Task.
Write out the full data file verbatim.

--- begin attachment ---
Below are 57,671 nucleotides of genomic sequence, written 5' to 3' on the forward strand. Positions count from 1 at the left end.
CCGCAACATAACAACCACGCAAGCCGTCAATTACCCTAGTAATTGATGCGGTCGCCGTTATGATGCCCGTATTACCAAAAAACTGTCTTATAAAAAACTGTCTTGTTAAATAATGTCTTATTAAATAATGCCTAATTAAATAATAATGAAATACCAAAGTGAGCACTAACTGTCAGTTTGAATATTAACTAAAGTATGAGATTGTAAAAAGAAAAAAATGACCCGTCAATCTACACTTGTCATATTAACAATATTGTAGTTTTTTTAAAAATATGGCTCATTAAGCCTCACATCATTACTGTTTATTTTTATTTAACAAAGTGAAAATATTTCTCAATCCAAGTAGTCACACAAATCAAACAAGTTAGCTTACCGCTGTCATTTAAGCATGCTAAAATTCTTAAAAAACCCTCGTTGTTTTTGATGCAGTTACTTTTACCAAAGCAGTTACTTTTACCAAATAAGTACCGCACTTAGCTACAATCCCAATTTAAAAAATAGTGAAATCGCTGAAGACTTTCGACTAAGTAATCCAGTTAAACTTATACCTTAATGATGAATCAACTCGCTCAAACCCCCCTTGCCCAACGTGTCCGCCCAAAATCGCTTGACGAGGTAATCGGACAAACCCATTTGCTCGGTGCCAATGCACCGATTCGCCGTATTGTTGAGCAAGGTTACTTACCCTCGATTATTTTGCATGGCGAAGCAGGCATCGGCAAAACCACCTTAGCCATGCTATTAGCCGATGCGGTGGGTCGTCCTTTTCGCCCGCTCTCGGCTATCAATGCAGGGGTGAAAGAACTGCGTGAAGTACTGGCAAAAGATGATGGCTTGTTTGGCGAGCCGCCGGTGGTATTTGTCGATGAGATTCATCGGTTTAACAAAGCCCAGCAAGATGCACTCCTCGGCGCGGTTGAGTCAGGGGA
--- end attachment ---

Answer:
Below are 57,671 nucleotides of genomic sequence, written 5' to 3' on the forward strand. Positions count from 1 at the left end.
CCGCAACATAACAACCACGCAAGCCGTCAATTACCCTAGTAATTGATGCGGTCGCCGTTATGATGCCCGTATTACCAAAAAACTGTCTTATAAAAAACTGTCTTGTTAAATAATGTCTTATTAAATAATGCCTAATTAAATAATAATGAAATACCAAAGTGAGCACTAACTGTCAGTTTGAATATTAACTAAAGTATGAGATTGTAAAAAGAAAAAAATGACCCGTCAATCTACACTTGTCATATTAACAATATTGTAGTTTTTTTAAAAATATGGCTCATTAAGCCTCACATCATTACTGTTTATTTTTATTTAACAAAGTGAAAATATTTCTCAATCCAAGTAGTCACACAAATCAAACAAGTTAGCTTACCGCTGTCATTTAAGCATGCTAAAATTCTTAAAAAACCCTCGTTGTTTTTGATGCAGTTACTTTTACCAAAGCAGTTACTTTTACCAAATAAGTACCGCACTTAGCTACAATCCCAATTTAAAAAATAGTGAAATCGCTGAAGACTTTCGACTAAGTAATCCAGTTAAACTTATACCTTAATGATGAATCAACTCGCTCAAACCCCCCTTGCCCAACGTGTCCGCCCAAAATCGCTTGACGAGGTAATCGGACAAACCCATTTGCTCGGTGCCAATGCACCGATTCGCCGTATTGTTGAGCAAGGTTACTTACCCTCGATTATTTTGCATGGCGAAGCAGGCATCGGCAAAACCACCTTAGCCATGCTATTAGCCGATGCGGTGGGTCGTCCTTTTCGCCCGCTCTCGGCTATCAATGCAGGGGTGAAAGAACTGCGTGAAGTACTGGCAAAAGATGATGGCTTGTTTGGCGAGCCGCCGGTGGTATTTGTCGATGAGATTCATCGGTTTAACAAAGCCCAGCAAGATGCACTCCTCGGCGCGGTTGAGTCAGGGGA